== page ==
That is what makes this debacle so messy. You can't discount any accomplishments based on the sole fact that someone used enhancing substances because perhaps the pitcher throwing the pitch or the batter hitting the ball was also on something.

I agree with Mitchell--we should look at solutions to move on from this era. Hopefully, the MLBPA sees how much harm this is doing for the clean players and stands up for them for a change! Just seems to me that they keep trying to protect the cheaters as oppose to the Mussinas or Madduxes.

yankeefan1987 2:26 AM CST  

I would like to apologize in advance because I am about to go on a little rant, or quite frankly my head might explode. This report is absolutely ridiculous, there is positively no concrete proof on almost all the claims. Though after reading this report I do have suspicions about Clemens, but suspicions aren't proof. Releaseing this report without any solid evidence is irresponsible and detrimental to the legacys and lives of the players named. George Mitchell should not be praised, he should be vilified for unleashing this thing on society. After almost 2 years and reportadly 60 million dollars we get a half-assed pile of garbage. Where is Mcgwire, or palmeiro guys everybody knew took steroids. Why would you even think about releasing only a small amount of names (most of who are not even in baseball anymore) and letting the rest slide. And how exactly did Bryan Roberts even Make this list! Looking at the Roberts section, it seems to me that Mitchell put in every rumor and innuendo he could find. No wait I forgot Mcgwire is not on the list. I also agree with what Clemens's lawyer said why is the prosecution getting in the middle of business's private investigation. And now once again congress wants to get up on stage and bore people with their mind-numbing hearing process that only pisses people off. Maybe because they have more important matters, for instance THE WAR! I watched all the press conferances and analysis on the Mitchell report the entire day and by six o'clock I was ready to barf. How many times am I not going hear Selig or Fehr acknowledge that they should take resposibility for the steroid era in baseball. Also is Selig telling me before Mitchell came along with his recommendations he didn't know what was wrong with the sport and how to fix it, why is he the Commissioner. The baseball officials need to stop talking about steroids and creating tedious reports that in the grand scheme of things don't mean a hell of alot and pretend like they know how to run a 6 billion dollar business. Now reading this rant you may have misunderstood where I stand on steroid abuse in basebll. So don't get me wrong I'm all for finding and punishing cheaters in the game, but can I please have some evidence before I drag Hall of Famers through the mud and by the way that goes for Bonds to, even though deep down I know he cheated. I would like to thank all those people that have finished reading the entire rant. So, Thanks.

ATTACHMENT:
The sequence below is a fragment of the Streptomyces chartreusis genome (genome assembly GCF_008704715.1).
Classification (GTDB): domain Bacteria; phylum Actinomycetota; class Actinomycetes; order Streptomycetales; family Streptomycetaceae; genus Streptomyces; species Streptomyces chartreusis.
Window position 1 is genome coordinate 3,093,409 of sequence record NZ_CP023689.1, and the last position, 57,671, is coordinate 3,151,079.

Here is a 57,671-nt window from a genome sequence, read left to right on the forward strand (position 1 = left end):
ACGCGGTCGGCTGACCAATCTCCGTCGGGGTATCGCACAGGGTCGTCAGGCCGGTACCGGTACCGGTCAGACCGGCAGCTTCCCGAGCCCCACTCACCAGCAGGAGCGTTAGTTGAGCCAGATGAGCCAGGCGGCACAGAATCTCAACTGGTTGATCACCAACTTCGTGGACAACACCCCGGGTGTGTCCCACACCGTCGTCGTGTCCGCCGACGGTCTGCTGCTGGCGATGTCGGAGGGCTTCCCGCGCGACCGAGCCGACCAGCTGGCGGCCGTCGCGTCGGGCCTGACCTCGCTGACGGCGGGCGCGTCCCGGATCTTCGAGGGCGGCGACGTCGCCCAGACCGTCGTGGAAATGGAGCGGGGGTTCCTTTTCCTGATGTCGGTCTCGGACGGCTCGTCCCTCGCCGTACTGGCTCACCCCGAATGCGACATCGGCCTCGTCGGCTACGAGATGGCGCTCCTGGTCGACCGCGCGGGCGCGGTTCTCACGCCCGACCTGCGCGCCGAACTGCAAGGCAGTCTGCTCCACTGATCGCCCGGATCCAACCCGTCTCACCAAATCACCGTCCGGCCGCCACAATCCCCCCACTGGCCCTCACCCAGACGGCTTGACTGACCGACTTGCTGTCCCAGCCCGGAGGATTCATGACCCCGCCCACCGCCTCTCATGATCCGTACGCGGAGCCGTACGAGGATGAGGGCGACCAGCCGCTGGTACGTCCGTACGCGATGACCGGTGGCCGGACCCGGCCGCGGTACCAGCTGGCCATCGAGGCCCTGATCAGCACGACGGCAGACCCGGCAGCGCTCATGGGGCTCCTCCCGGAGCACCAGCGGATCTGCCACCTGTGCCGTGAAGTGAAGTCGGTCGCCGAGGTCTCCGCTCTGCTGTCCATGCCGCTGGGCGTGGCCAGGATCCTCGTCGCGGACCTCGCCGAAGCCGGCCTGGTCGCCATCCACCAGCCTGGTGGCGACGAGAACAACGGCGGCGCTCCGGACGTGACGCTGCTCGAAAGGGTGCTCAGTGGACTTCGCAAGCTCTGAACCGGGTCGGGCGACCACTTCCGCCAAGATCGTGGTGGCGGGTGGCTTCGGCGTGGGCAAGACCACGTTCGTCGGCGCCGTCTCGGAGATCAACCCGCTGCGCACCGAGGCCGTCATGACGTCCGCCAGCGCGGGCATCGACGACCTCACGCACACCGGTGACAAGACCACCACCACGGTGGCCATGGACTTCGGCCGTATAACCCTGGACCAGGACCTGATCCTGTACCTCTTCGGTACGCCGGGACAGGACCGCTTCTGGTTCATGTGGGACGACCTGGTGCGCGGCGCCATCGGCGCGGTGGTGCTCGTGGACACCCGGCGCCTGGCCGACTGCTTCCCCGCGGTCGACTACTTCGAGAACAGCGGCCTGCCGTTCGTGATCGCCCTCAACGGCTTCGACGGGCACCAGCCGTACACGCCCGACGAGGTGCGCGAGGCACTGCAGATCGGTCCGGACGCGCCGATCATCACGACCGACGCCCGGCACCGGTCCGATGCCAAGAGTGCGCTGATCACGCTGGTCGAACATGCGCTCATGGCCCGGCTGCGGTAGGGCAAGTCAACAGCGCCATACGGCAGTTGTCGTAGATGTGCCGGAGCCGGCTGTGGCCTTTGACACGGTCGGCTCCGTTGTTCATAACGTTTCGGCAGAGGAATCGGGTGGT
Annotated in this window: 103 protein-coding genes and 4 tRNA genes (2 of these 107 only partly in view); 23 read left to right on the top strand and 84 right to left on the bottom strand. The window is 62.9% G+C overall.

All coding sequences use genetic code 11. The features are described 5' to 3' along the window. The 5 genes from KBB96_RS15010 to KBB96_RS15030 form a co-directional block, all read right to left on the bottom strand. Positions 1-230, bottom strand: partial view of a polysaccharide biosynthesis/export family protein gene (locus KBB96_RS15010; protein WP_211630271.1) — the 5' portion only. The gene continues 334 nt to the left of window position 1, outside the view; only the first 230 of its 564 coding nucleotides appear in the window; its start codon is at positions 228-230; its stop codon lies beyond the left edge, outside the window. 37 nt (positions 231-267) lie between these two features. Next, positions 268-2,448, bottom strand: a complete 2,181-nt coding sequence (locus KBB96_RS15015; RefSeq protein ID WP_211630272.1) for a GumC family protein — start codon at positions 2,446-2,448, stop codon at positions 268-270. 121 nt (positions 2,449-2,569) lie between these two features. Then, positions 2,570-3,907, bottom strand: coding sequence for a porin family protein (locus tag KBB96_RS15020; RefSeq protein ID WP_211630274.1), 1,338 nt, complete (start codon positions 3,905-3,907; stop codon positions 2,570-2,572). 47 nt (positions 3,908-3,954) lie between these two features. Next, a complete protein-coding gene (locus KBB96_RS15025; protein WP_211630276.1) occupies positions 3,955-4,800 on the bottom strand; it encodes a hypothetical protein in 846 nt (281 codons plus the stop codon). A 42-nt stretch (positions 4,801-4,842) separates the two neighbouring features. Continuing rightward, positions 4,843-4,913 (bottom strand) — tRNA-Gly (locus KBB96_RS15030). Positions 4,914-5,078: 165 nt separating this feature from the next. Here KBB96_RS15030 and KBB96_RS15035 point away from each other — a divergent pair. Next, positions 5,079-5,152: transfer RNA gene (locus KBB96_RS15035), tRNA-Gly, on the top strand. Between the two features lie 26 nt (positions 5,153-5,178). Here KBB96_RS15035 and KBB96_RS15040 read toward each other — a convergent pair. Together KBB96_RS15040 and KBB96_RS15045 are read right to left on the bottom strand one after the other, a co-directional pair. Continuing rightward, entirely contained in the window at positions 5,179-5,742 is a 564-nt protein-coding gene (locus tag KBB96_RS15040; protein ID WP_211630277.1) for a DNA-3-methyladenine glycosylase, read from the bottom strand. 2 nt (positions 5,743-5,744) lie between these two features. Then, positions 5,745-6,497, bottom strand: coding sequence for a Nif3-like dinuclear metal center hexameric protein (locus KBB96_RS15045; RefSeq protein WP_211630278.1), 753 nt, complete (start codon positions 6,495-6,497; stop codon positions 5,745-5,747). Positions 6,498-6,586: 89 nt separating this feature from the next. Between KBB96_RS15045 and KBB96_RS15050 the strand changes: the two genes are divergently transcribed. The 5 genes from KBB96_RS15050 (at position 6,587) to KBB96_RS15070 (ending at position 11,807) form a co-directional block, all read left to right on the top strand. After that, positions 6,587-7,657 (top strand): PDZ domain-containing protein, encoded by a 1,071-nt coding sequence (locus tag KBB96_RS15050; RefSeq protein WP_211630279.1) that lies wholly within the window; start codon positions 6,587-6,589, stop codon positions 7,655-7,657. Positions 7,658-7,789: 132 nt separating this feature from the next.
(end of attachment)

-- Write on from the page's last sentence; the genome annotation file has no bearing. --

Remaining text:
God 7:37 AM CST  

YF1987 was right i mean look at Andy part in the report was just about a former trainer that got fired and was pissed and the only reason he gave out names was because the feds told him to or else he would go to jail for a long ass time and how do u know that he didnt just throw out the names that was already around roids i think that this report is shit

Tim 8:51 AM CST